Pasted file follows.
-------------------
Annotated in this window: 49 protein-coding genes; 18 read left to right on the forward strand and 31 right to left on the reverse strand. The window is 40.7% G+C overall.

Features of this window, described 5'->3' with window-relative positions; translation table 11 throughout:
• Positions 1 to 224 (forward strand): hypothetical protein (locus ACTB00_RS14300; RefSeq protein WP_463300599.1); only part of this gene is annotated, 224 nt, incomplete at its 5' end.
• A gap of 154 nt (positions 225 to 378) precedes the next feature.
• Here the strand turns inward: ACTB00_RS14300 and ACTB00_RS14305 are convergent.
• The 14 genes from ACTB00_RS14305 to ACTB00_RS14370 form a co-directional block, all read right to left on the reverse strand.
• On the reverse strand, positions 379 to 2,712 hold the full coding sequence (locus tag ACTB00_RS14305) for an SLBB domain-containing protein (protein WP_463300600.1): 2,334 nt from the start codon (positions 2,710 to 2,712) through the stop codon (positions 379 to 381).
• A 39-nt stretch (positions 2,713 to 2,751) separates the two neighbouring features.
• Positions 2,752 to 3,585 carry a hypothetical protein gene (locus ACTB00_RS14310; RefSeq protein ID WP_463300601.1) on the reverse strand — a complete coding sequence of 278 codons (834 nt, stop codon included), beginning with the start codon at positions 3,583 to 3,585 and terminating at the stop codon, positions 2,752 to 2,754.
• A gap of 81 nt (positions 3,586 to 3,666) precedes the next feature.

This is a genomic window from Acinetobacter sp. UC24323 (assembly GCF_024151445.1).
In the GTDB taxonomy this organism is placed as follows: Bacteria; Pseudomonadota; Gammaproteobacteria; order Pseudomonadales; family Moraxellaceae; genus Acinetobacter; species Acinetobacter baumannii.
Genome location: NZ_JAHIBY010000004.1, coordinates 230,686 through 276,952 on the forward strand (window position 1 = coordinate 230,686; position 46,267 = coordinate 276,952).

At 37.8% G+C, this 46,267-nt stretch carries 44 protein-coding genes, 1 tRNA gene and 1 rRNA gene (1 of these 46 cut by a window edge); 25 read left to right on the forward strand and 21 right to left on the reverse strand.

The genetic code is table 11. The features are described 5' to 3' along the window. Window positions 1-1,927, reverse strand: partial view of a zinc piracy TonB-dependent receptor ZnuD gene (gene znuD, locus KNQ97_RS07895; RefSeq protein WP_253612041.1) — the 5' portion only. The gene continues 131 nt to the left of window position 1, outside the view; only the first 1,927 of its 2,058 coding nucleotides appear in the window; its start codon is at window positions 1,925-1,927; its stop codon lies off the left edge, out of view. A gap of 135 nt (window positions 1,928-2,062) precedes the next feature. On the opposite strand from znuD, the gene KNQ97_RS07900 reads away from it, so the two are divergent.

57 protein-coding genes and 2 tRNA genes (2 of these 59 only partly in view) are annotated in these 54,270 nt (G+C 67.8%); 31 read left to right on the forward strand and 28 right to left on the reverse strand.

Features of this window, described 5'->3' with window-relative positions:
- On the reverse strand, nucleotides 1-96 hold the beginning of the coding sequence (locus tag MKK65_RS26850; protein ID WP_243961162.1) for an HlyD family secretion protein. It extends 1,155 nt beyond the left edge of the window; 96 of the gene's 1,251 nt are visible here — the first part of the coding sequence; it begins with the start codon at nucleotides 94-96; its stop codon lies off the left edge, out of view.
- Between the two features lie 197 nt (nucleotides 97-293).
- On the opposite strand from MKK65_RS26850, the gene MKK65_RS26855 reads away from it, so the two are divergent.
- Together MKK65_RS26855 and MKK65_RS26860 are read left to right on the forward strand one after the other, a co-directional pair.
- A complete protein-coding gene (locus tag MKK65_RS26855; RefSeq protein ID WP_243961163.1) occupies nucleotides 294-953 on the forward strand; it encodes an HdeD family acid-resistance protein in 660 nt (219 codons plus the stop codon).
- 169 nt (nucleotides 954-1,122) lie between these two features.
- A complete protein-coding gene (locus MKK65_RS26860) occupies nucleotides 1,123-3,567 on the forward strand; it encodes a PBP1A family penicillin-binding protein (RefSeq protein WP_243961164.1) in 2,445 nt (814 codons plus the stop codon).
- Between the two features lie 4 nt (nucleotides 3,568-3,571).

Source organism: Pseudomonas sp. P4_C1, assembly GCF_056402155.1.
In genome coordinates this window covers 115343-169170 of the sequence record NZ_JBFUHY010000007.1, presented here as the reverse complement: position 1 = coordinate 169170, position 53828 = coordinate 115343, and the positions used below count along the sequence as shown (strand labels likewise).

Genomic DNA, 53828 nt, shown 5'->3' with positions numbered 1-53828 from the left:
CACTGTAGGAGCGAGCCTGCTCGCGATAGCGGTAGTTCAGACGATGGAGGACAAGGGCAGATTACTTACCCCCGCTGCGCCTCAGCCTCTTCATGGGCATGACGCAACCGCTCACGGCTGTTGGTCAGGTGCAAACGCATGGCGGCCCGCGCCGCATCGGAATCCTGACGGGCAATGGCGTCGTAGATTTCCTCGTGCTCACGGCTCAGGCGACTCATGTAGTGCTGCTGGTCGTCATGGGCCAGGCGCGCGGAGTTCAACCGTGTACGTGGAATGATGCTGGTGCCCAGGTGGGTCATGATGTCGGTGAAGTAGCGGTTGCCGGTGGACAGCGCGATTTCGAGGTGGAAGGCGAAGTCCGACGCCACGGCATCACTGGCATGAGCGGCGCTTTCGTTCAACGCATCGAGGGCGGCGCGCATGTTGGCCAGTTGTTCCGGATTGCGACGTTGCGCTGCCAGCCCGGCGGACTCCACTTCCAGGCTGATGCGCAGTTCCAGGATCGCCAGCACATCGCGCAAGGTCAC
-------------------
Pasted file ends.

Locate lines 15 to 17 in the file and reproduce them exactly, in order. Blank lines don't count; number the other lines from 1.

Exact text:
The genetic code is table 11. The features are described 5' to 3' along the window. Window positions 1-1,927, reverse strand: partial view of a zinc piracy TonB-dependent receptor ZnuD gene (gene znuD, locus KNQ97_RS07895; RefSeq protein WP_253612041.1) — the 5' portion only. The gene continues 131 nt to the left of window position 1, outside the view; only the first 1,927 of its 2,058 coding nucleotides appear in the window; its start codon is at window positions 1,925-1,927; its stop codon lies off the left edge, out of view. A gap of 135 nt (window positions 1,928-2,062) precedes the next feature. On the opposite strand from znuD, the gene KNQ97_RS07900 reads away from it, so the two are divergent.

57 protein-coding genes and 2 tRNA genes (2 of these 59 only partly in view) are annotated in these 54,270 nt (G+C 67.8%); 31 read left to right on the forward strand and 28 right to left on the reverse strand.

Features of this window, described 5'->3' with window-relative positions: